Leonard Cohen wrote songs that seemed perfectly matched to the plainspoken rhythms and dry timbre of his voice. But his compositions were so simple and sturdy that other performers could adapt them to their own styles with little fuss. Here are 10 of the best renditions of Cohen’s work.
Nina Simone, “Suzanne” (1969)
Judy Collins was the first to record Cohen’s song in 1966, and her austere, gorgeous version presented the title character as a shimmering mystery. Cohen’s own take, released the following year as his debut single, gave voice to a man baffled by femininity and his own desire. But Nina Simone endowed Suzanne with a third dimension in 1969 – she’s a fascinating character, and the singer finds her and her male adorer both amusing. The arrangement shatters the even-paced rhythms of the previous recordings, with playful piano runs and drums that beat out a jazzy counterpoint. And the way Simone’s voice leaps up joyously into a falsetto that splits the final word of the line, “For you’ve touched her perfect body with your mind” into two syllables is about the most un-Leonard-Cohen-y way of singing you could imagine.
Joe Cocker, “Bird on a Wire” (1969)
When Johnny Cash recorded Cohen’s “Bird on a Wire” for his first American Recordings album in 1994, his countrified strum made it a proud loner’s anthem while remaining true to the spirit of Cohen’s footloose original. But Joe Cocker’s version gives the song a complete emotional overhaul, his voice cracking and creaking with a burden of sadness. Cocker’s penchant for soulful histrionics could sometimes make you overlook what a smart singer he was, but the way he stretches out the words here with careful restraint, reserving his explosions for the proper moments, is a master class in dramatic pacing.
Roberta Flack, “Hey, That’s No Way to Say Goodbye” (1969)
Your hair upon the pillow like a sleepy golden storm” is the sort of flowery, poetic line Robert Flack was born to sing, and Cohen’s feathery melody is just as perfect for his clear, unworried voice. Flack recorded “Hey, That’s No Way to Say Goodbye” for her debut album, First Take, and issued it as the B-side of her first single. The arrangement is lovely: Flack begins a cappella and is gradually joined by a quietly plucked guitar, then soft piano chords and finally a tickety-tack hi-hat that shifts the song into a higher gear.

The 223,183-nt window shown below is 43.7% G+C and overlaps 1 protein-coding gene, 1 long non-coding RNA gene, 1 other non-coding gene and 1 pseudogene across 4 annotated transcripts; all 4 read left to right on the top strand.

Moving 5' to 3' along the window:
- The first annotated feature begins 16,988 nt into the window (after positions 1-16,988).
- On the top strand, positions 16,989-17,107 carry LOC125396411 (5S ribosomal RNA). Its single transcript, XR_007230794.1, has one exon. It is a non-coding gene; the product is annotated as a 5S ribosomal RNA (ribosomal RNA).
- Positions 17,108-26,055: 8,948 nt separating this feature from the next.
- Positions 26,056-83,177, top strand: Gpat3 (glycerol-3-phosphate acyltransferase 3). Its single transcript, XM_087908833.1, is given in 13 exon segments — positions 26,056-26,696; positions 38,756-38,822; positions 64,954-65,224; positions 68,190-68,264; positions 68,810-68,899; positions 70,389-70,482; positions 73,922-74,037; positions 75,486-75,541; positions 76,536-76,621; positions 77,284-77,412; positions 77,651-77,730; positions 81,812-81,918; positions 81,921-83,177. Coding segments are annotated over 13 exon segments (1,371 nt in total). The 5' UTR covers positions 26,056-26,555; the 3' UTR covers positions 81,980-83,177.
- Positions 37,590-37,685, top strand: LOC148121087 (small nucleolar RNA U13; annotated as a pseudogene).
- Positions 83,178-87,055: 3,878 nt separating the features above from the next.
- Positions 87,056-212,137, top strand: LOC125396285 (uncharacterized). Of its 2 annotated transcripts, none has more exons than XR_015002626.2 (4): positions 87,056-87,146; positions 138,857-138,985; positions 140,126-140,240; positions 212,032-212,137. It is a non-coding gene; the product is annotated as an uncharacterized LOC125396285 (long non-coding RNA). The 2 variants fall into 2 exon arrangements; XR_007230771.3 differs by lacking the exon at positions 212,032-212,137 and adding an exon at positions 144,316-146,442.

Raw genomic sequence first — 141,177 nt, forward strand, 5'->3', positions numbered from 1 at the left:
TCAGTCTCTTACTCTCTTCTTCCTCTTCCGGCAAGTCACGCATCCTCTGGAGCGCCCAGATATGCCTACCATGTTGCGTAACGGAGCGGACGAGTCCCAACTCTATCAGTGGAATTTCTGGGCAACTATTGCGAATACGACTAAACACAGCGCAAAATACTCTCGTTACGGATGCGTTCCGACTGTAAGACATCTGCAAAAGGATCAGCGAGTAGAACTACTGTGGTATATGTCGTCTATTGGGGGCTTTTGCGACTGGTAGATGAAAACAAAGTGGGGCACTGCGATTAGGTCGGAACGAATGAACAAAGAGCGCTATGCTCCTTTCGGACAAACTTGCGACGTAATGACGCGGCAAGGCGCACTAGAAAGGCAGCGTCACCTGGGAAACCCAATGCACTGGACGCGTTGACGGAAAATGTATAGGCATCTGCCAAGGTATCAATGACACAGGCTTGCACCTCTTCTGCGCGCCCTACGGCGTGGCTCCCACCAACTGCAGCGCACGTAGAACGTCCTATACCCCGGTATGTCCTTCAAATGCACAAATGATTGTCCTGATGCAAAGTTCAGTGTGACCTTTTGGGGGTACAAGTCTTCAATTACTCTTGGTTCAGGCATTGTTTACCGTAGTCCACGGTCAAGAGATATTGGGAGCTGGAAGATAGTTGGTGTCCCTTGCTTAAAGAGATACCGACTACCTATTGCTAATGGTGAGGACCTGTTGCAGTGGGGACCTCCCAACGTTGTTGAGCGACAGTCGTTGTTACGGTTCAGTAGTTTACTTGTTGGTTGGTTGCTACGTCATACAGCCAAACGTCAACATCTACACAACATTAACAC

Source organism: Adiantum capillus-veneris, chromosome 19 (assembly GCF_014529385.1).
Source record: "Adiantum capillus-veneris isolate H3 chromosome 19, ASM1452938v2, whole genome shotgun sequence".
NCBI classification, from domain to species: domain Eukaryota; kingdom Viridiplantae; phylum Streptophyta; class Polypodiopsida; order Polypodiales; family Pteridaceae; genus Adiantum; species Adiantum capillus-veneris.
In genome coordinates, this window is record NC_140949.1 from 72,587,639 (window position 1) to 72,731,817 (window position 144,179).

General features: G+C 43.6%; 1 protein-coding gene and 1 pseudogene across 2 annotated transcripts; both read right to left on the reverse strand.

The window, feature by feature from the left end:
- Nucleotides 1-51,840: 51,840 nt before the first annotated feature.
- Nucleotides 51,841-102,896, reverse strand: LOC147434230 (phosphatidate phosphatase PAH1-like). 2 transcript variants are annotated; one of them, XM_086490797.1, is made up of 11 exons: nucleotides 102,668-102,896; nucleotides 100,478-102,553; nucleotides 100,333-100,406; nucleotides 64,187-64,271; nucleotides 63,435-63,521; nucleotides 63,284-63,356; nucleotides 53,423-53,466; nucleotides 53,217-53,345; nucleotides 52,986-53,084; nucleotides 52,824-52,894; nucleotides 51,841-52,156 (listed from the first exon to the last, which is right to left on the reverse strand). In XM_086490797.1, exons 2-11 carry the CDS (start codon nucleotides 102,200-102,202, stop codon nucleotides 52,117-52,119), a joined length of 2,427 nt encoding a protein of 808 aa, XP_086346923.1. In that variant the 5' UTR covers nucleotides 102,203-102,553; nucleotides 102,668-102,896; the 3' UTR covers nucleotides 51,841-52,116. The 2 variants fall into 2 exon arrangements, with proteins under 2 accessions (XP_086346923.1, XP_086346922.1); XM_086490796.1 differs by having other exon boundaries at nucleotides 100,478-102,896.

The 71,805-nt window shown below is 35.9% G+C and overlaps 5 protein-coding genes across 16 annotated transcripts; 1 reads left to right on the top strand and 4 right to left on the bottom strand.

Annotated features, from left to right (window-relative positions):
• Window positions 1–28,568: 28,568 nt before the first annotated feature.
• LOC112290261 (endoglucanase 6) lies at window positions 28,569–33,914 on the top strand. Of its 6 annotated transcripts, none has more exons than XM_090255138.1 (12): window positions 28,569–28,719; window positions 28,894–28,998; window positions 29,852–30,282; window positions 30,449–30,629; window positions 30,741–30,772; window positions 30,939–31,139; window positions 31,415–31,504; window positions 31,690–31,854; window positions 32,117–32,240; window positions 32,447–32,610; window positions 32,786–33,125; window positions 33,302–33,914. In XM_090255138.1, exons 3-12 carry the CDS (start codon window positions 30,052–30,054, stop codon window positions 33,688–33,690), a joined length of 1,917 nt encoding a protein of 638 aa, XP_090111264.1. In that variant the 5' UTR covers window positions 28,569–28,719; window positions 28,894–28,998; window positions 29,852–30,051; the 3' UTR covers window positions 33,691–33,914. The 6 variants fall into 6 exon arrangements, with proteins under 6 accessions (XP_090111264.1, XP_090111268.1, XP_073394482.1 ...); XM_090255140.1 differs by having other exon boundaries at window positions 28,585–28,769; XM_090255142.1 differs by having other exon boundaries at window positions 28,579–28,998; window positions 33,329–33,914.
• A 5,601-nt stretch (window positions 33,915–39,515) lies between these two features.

Concrete Blonde, “Everybody Knows” (1990)
Cohen’s performance of this song figured prominently in the Christian Slater rebellious-teen flick Pump up the Volume, but the version that played over the credits had considerable charm as well. The sound is an excellent turn-of-the-Nineties modern-rock thump and shimmer, and Johnette Napolitano’s moody delivery is perfect for Cohen’s apocalyptic lyric.
Jeff Buckley, “Hallelujah” (1994)
“Hallelujah” is such a beloved, much-covered song, it’s hard to remember that it was a little-known number from Cohen’s critically disparaged Eighties before Jeff Buckley popularized it. This is a modification of the version Velvet Underground co-founder John Cale recorded in 1991, with deliberate fingerpicked guitar and Buckley’s voice bending and snapping back into place, as flexible as a reed and just as unbreakable.
Tori Amos, “Famous Blue Raincoat” (1995)
The waves of piano arpeggio utterly transform this version (from the mid-Nineties multi-artist tribute album Tower of Song: The Songs of Leonard Cohen) into a Tori Amos number even before she opens her mouth. But once she does, her singing is revelatory, interacting more with the sound of the lyrics than their sense. Sometimes she’s breathy and floating above, sometimes the consonants catch in her throat, and sometimes she allows words to simply evaporate.
R.E.M., “First We Take Manhattan” (1995)
Another cut from the Tower of Song tribute that remakes Cohen’s music in the artist’s own image: The first verse, draped with heavy, drawn-out guitar chords, rides an insistent hi-hat chug forward, with Michael Stipe low and brooding; the second verse builds to a martial backbeat, with a parallel vocal from Stipe rising to a higher keen. This would have fit right in on R.E.M.’s guitar-heavy 1994 album Monster.
Anohni, “If It Be Your Will” (2006)
Anohni performed this Eighties number as part of a tribute to Cohen at the Sydney Opera House in 2015, just a month before the release of her own second album, I Am a Bird Now. As captured in the concert film I’m Your Man, it was a career-making performance, showcasing Anohni’s rich flutter of a voice, which is well-suited to Cohen’s prayerful lyrics and replaces the gravelly resignation of the original with an almost buoyant acceptance.
Anna Calvi, “Joan of Arc” (2009)
Cohen was a poet before he was a songwriter, and his reputation rests on his lyrical gifts. But the excellence of his tunecraft shouldn’t be overlooked. Here the British guitarist strips away all language from the original, and the instrumental that remains highlights Cohen’s supple melody, whether inflecting the tone of individual notes, slightly bending their pitch for expressive effect or refracting them into chords.
Lana Del Rey, “Chelsea Hotel No. 2” (2013)
Lana’s Nico-gone-L.A. murmur is a stylized as ever here, doused in heavy reverb, as is the arpeggiated guitar that accompanies her, adding electronic overtones that fill in every aural space on the recording. It’s a lovely performance, and a straightforward one, too – at least until her gender endows the line “You told me again, you preferred handsome men/ But for me you would make an exception” with a much different meaning than it had in Cohen’s original.